In 50 years of Mustang evolution, there’s never been a Mustang like this one. “Ford Mustang inspires passion like no other car,” Raj Nair, Ford’s group vice president for global operations said of the born-again pony. He further describes Mustang as the heart and soul of Ford Motor Company, and indeed it is.

2015 Mustang at a Glance

  • All-new look that retains the traditional Mustang message
  • The first truly global Mustang
  • Fully independent suspension—standard
  • Lower, wider stance
  • Fastback roofline
  • Traditional three-element taillights with center motif
  • Best craftsmanship and quality ever for the Mustang
  • The 5.0L Coyote DOHC V-8 is the Mustang’s most powerful standard V-8 ever at 420 hp and 390 ft-lbs of torque
  • Brute 3.7L DOHC V-6 standard with 300 hp and 270 ft-lbs of torque
  • Optional 2.3L DOHC EcoBoost turbo inline four with direct injection
  • Double ball joint McPherson strut front suspension
  • Larger, more powerful disc brakes
  • Independent rear suspension standard (really!)
  • Electronic stability control
  • Launch control for those who like living on the edge
  • Cockpit-style controls for ease of operation
  • The most advanced onboard interactive electronics ever

If you’re a progressive thinker, the new Mustang is the right car at the right time with styling and a wider stance that fit the era. Traditionalists don’t care for the car because it doesn’t resemble the original ’65 Mustang. Hint, hint—it’s not supposed to. Mustang styling has always fit the times. The downsized ’74 Mustang II didn’t become Motor Trend’s Car of the Year and sell like hotcakes because people didn’t like it. It sold well because it was the right car at the right time with improved fuel economy and better quality than its predecessors.

When Ford conceived the all-new Fox-body Mustang for ’79, it was the beginning, not the end for a generation of even hotter Mustangs to come. The 1979-93 Mustang was slippery, yet notchy for the disco/big hair era. When Mustang became long in the tooth around 1990, Ford considered sending its old pony to the glue factory. It took a savvy enthusiast named John Coletti from Detroit’s east side to inspire Ford management into saving the Mustang with the SN-95 redesign for 1994. Again, the right car at the right time, and it lived for a decade with one facelift in 1999. On the Mustang’s fortieth anniversary, passionate enthusiasts inside Ford infused new life into the dated filly with the S197 for 2005, an exciting all-new Mustang on a new platform in a new plant with strong traditional nuances that left us wondering if we were looking at a classic or the new Mustang. It affected us that way coming and going, giving us a rush for the morning commute. Again, the right Mustang at the right time.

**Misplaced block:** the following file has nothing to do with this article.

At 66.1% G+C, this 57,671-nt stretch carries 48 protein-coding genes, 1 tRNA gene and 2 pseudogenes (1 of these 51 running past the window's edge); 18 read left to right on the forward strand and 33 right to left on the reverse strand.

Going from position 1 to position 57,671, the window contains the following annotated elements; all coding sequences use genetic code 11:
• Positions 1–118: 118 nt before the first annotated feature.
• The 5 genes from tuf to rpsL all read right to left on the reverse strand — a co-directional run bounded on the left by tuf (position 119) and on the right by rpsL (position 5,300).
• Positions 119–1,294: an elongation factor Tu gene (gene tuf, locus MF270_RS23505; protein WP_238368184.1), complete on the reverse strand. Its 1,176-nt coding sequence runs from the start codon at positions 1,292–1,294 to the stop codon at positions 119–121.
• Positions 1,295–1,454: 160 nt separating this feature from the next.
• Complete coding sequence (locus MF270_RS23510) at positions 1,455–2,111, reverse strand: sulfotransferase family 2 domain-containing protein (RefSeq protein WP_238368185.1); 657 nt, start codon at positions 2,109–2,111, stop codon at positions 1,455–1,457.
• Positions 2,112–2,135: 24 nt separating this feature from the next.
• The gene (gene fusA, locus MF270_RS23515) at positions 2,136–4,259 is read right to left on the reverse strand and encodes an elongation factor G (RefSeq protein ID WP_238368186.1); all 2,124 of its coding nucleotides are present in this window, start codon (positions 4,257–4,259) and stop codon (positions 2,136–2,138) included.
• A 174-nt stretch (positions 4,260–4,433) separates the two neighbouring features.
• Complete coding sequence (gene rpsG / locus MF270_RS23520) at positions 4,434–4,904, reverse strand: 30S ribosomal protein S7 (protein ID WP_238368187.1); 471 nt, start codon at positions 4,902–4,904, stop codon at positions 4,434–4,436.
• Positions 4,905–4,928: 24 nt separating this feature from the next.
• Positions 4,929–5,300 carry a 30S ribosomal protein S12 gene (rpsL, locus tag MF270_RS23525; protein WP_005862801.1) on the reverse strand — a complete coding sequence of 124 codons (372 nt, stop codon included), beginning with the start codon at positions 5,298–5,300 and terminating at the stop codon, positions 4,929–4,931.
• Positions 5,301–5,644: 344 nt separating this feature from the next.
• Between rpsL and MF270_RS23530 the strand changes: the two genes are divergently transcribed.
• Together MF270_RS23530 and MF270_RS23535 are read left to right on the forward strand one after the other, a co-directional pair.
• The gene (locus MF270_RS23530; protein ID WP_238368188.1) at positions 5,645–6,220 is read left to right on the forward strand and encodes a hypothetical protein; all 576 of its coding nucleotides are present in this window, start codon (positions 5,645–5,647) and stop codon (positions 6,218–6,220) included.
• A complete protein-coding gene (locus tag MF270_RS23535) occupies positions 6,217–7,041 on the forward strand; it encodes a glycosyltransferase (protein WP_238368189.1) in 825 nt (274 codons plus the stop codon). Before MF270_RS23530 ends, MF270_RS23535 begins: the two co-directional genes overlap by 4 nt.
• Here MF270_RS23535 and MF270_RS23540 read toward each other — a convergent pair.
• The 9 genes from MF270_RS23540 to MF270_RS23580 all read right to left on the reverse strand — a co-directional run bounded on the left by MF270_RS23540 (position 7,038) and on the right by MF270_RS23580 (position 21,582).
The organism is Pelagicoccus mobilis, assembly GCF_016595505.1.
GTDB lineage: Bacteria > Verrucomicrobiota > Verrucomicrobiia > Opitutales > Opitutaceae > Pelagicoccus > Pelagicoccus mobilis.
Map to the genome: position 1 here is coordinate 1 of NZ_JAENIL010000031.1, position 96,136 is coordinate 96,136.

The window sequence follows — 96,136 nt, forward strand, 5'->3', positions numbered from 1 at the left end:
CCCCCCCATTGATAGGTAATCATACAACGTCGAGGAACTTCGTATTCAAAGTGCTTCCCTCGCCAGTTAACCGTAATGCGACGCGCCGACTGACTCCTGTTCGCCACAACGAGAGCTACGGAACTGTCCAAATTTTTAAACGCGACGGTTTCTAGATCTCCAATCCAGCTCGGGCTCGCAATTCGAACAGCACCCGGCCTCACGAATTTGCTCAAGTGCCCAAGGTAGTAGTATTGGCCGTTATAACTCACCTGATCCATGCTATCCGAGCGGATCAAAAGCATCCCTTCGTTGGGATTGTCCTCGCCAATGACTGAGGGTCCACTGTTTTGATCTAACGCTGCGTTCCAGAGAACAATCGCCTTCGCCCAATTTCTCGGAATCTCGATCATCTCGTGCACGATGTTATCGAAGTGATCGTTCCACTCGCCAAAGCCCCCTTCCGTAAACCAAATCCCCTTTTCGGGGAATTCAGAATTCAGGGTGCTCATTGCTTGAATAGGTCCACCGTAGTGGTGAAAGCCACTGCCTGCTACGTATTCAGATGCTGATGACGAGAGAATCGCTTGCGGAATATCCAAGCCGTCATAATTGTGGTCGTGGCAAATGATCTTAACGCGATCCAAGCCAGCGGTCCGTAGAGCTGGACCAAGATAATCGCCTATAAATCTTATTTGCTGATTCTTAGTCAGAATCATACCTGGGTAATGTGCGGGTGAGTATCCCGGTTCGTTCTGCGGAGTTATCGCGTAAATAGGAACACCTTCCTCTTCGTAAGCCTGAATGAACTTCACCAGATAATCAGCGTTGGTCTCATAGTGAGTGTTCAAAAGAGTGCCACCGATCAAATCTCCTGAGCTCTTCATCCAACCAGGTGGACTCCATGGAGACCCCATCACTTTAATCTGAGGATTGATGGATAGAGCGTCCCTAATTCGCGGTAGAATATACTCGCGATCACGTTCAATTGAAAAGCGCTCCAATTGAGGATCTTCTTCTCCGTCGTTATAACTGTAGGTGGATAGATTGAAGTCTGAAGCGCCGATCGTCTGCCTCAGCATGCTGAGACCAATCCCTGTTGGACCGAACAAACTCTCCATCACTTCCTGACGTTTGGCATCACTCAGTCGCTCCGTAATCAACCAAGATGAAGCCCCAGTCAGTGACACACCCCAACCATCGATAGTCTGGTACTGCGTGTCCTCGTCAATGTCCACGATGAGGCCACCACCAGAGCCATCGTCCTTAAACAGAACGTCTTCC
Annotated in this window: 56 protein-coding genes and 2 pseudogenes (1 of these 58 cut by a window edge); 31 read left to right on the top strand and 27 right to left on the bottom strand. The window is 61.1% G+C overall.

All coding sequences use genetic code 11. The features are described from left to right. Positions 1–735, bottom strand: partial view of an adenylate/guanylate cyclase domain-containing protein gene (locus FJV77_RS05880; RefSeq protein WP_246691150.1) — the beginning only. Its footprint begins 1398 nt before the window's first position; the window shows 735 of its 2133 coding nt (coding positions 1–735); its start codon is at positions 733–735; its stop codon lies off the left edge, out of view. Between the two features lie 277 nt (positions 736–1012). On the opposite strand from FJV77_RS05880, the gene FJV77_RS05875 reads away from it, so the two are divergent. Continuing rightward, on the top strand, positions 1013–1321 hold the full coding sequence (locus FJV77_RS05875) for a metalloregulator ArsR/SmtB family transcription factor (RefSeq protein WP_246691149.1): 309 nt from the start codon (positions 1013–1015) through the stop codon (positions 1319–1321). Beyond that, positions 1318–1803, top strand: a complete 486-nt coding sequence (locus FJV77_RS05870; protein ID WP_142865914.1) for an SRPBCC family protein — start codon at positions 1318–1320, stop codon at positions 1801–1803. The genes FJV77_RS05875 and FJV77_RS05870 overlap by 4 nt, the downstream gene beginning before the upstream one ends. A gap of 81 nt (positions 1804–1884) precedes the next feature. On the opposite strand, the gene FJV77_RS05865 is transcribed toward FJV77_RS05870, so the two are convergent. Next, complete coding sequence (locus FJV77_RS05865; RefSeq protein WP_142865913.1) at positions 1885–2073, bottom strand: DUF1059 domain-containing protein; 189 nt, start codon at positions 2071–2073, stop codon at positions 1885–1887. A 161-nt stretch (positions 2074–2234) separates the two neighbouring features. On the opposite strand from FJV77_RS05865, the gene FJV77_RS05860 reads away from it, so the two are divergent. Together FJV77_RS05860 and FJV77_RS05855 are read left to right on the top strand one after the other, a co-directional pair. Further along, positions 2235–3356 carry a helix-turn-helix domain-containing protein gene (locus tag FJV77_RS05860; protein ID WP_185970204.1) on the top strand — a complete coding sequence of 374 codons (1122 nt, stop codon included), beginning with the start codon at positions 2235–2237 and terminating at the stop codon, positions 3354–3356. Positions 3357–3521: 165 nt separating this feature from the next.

And now it’s time to move on with a new generation of fresh face Mustangs that will sell well worldwide and survive the generations as Mustangers now look ahead to the century mark. The ’15 Mustang will be in Ford showrooms this fall.


Talk about a speeding ticket for the history books! It’s one thing to boast 200 mph from Detroit muscle and another to actually do it, especially on a public highway—with the police watching. It took an insightful company like Hennessey Performance (HPE), and in particular founder John Hennessey, to take a C7 Corvette and get it to 200.6 mph, making it the first ’14 Corvette to crack 200 mph, all on a public Texas toll road.

The all-new C7 ’Vette is a 185-mph road car with 465 hp on tap right off GM’s Bowling Green, Kentucky, assembly line. However, to achieve world-class supercar status, you need 700 hp to crack the 200-mph aero barrier that exists between 185 and 200 mph. In other words, it takes a whole lot of poop to get from 185 mph to 200, which is where Hennessey’s expertise becomes critical to success.

The 200-mph blast happened on the unopened Segment E of Texas’ Highway 99, also known as Grand Parkway, west of Houston, which has extraordinarily smooth pavement. Segment E of Highway 99 is a toll road connecting I-10 with Highway 290.

It takes a tremendous amount of real horsepower to push even the slipperiest automobile body into the double century zone. The act became official via a Stalker Lidar LR radar gun. Here it is just prior to closing the gap.
John Hennessey takes a bow before Maximum DRIVE readers and Texas law enforcement with the first C7 Corvette to crack 200 mph. It took 700 hp and a healthy nitrous shot to close that squeaky aero barrier between 185 mph and 200.

To bust through the 200-mph barrier, Hennessey fit the C7 with long-tube headers, ported factory LS cylinder heads, high-flow cats, an HPE camshaft and HPE tune. Add a 100-hp nitrous shot to this chemistry and you close the 20-mph gap. And if you can write Hennessey a $22,500 check in addition to the cost of your C7 Corvette, you can close that gap too if you know what you’re doing. You can find HPE at the Lonestar Motorsports Park just 45 minutes west of Houston along I-10 where Hennessey shakes down all of its high-performance packages.